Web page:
A King, whose only son was fond of martial exercises, had a dream
in which he was warned that his son would be killed by a lion.
Afraid the dream should prove true, he built for his son a pleasant
palace and adorned its walls for his amusement with all kinds of
life-sized animals, among which was the picture of a lion.
When the young Prince saw this, his grief at being thus confined
burst out afresh, and, standing near the lion, he said: "O you
most detestable of animals! through a lying dream of my father's,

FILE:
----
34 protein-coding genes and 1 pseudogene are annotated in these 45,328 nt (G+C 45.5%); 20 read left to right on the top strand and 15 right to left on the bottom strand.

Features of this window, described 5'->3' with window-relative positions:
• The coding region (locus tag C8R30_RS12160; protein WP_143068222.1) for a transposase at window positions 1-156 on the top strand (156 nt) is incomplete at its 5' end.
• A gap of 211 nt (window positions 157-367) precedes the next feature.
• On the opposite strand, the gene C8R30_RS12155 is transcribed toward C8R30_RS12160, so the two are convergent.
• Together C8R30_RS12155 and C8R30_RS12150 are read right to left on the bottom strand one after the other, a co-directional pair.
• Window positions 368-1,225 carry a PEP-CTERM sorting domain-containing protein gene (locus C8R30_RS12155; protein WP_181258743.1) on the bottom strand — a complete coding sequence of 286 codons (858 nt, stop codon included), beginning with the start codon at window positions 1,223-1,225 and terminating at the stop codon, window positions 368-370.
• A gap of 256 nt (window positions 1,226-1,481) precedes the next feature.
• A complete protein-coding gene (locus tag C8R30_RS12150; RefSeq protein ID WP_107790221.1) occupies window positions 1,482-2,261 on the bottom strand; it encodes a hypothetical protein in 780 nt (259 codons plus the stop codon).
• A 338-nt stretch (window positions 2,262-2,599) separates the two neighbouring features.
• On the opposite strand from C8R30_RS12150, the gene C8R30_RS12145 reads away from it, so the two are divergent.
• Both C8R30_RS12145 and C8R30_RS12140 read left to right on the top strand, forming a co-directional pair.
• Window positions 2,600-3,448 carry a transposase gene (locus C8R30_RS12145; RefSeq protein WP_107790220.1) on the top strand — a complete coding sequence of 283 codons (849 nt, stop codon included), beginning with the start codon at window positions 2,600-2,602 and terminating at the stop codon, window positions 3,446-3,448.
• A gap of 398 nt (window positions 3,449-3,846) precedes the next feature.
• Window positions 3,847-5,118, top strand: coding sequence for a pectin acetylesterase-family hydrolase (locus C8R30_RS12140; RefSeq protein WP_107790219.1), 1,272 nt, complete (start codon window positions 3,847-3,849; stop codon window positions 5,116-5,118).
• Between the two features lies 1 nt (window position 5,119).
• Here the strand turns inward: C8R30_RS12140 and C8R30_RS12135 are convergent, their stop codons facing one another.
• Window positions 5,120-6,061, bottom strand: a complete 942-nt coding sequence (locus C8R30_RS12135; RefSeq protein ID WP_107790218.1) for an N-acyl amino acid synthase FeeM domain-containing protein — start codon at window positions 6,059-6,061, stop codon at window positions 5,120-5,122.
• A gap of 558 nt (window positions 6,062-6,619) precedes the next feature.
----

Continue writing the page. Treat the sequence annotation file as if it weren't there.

which he saw in his sleep, I am shut up on your account in this
palace as if I had been a girl: what shall I now do to you?"
With these words he stretched out his hands toward a thorn-tree,
meaning to cut a stick from its branches so that he might beat the
lion. But one of the tree's prickles pierced his finger and caused
great pain and inflammation, so that the young Prince fell down in
a fainting fit. A violent fever suddenly set in, from which he died
not many days later.
We had better bear our troubles bravely than try to escape them.
(Translated by George Fyler Townsend, 1814-1900)